5 Good Reasons to take a Mental Health Day from Work…Minus the Guilt

day-off

 

You are not a machine, you are human!

As helping professionals, many of us may feel like firefighters.  We are constantly faced with situations where we are putting out fires.  This profession can be exhausting, if you do not find a way to reset and refocus for the next session or next day.

Research shows that many Americans rarely take time off from work.  Further, many in the helping profession allow guilt to get in the way of taking a much needed mental health day.  You love what you do and there are times when you are mentally exhausted.  However, guilt will not allow you to take a day off.

How do you get past this guilt?  You must first ask yourself, what purpose does this guilt serve in my life?

Can you give your clients the best possible you by working through mental exhaustion?

Is it fair to you or those you serve to get a mentally exhausted version of you?

 

Helping others begins with first helping ourselves!

As helping professionals, we find ourselves in a unique position.  We are providing care for a living and we must save time and energy for ourselves.

I have struggled in this area for many years.  I found myself consumed with guilt when feeling mentally exhausted and needing a day off.  Who would help my clients?  My teammates need me.  What will I tell my supervisor?  Again, I had to remind myself, my clients and teammates do not deserve a burned out version of Sharise.  This statement is used as a guide when deciding if a mental health day is needed.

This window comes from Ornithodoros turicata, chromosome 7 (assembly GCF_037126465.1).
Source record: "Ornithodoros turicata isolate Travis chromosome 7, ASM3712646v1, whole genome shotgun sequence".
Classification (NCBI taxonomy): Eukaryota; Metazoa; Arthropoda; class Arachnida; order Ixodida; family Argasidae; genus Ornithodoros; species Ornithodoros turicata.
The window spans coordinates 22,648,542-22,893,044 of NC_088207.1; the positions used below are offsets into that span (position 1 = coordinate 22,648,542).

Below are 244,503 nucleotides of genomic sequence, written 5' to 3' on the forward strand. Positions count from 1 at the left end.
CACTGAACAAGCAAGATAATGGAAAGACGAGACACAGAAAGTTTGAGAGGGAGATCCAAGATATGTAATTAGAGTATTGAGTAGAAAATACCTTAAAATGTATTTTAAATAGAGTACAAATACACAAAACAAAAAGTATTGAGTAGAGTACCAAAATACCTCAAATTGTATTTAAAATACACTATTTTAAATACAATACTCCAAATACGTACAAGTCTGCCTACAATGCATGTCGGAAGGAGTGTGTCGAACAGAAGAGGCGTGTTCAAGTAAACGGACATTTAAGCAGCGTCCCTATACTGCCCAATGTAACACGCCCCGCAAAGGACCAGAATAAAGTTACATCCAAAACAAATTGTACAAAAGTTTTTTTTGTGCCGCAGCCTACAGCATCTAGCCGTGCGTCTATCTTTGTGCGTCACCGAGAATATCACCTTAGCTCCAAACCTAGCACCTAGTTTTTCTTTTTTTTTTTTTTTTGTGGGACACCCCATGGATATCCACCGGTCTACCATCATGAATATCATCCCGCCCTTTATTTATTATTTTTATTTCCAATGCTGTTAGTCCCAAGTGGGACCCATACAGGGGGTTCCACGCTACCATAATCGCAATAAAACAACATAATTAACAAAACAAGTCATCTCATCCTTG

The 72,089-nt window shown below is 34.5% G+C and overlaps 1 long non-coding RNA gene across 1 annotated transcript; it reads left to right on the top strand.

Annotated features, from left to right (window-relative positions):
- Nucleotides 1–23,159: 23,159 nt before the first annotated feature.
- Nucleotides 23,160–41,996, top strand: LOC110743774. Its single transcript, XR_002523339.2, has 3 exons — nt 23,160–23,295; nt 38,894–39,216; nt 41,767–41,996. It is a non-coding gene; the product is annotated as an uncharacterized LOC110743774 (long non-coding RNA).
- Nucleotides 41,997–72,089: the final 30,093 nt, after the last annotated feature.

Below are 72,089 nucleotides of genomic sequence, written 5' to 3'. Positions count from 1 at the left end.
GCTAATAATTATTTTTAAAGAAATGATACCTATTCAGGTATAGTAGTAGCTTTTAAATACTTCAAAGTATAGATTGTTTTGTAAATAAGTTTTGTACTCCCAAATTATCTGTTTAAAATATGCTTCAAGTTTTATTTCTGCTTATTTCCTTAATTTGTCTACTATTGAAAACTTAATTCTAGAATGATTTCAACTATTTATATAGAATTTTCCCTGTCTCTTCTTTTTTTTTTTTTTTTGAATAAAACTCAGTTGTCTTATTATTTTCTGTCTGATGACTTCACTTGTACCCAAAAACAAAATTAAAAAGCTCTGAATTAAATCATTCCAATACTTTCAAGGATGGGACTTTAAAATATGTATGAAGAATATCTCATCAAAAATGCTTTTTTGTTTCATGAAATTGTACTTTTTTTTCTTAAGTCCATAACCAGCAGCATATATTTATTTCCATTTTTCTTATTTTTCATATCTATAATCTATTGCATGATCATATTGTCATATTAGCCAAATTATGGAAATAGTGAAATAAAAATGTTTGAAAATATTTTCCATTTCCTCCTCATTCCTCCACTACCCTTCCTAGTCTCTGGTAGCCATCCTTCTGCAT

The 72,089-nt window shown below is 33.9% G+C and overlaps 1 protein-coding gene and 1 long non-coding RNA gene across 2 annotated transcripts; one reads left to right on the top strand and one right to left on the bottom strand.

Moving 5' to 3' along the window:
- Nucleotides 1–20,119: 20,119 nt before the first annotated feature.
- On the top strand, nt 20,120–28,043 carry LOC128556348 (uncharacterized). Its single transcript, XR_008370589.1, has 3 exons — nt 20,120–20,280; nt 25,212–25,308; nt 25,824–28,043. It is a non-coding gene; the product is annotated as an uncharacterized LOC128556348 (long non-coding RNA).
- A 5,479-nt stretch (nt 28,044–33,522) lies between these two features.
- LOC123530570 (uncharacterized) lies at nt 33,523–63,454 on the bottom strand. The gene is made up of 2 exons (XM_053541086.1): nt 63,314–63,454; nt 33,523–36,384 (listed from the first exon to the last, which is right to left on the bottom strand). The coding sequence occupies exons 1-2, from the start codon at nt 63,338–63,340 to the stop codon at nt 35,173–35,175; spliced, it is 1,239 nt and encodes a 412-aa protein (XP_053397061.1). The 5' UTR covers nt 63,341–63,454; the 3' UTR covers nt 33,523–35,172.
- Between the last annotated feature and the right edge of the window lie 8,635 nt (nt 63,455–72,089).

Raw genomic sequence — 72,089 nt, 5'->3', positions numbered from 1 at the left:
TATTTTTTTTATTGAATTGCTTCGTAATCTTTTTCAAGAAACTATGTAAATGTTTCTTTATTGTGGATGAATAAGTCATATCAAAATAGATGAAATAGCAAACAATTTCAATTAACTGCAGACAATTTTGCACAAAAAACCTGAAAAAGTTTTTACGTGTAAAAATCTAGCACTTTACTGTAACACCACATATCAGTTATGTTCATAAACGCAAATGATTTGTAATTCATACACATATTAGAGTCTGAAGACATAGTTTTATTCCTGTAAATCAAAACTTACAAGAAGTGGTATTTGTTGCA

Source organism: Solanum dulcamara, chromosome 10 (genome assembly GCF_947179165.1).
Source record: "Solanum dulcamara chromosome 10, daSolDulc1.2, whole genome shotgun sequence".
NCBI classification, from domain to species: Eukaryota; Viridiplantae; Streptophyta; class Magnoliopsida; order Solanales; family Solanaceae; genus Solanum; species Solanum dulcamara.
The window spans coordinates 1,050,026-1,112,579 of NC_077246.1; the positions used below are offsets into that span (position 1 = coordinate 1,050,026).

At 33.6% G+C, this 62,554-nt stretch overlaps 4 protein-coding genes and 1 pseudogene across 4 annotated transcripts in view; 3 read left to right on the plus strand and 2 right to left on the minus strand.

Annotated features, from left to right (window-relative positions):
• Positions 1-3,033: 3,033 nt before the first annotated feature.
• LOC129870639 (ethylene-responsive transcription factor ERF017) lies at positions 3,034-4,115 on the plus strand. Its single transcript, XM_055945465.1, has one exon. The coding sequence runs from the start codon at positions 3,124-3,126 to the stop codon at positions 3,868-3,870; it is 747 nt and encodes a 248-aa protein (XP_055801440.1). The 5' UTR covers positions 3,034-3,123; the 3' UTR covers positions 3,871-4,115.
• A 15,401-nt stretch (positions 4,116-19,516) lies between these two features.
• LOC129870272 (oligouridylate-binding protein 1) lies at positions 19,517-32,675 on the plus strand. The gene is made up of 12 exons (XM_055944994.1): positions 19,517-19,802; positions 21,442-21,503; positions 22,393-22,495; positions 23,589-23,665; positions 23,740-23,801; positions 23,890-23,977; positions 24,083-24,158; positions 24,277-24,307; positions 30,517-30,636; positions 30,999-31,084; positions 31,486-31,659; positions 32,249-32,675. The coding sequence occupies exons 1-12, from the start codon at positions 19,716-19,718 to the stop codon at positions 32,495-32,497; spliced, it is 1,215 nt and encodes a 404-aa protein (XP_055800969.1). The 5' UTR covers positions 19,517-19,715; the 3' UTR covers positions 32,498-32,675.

What are good reasons to take a mental health day?

  1. Stress

We know the negative impacts stress has on us mentally, physically, psychologically and spiritually.  The work we do can be stressful and it is imperative that we listen to our bodies in order to gage when the stress is taking a toll on our ability to be effective.

  1. You can do something for yourself

As a wise woman stated “self-care for the selfless.”  I cannot stress enough that you give so much, so often to so many that doing something for yourself is a requirement as part of your self-care regimen.

  1. You can rest

How many 12 hour days have you worked?  How many hours have you spent worrying about the well-being of your clients?  The mental energy exerted to be effective in your work requires rest.  Resting consists of no checking emails, voicemails, completing paperwork or any other work related activity.  Disconnect rest and repeat #3!!!

  1. You will be more engaged when you return

We must intermittently disengage in order to actively re-engage.  View taking this well-deserved mental health day as time to recharge, re-energize and reset in order to be as close to 100% effective as possible.  When we take time away from work, we return more effective, more engaged and find renewal in the work we love.

  1. You can tap into your creative mind

A cluttered mind is not an effective mind.  Use this day to de-clutter your mind and be more “mindful” versus “mind-full.”  When we are operating off of a cluttered mind, it is nearly impossible to tap into your creative mind.  Our creative minds will allow us to think quickly on our feet as well as the ability to get through tough situations which will ultimately lead to our clients receiving the best versions of us!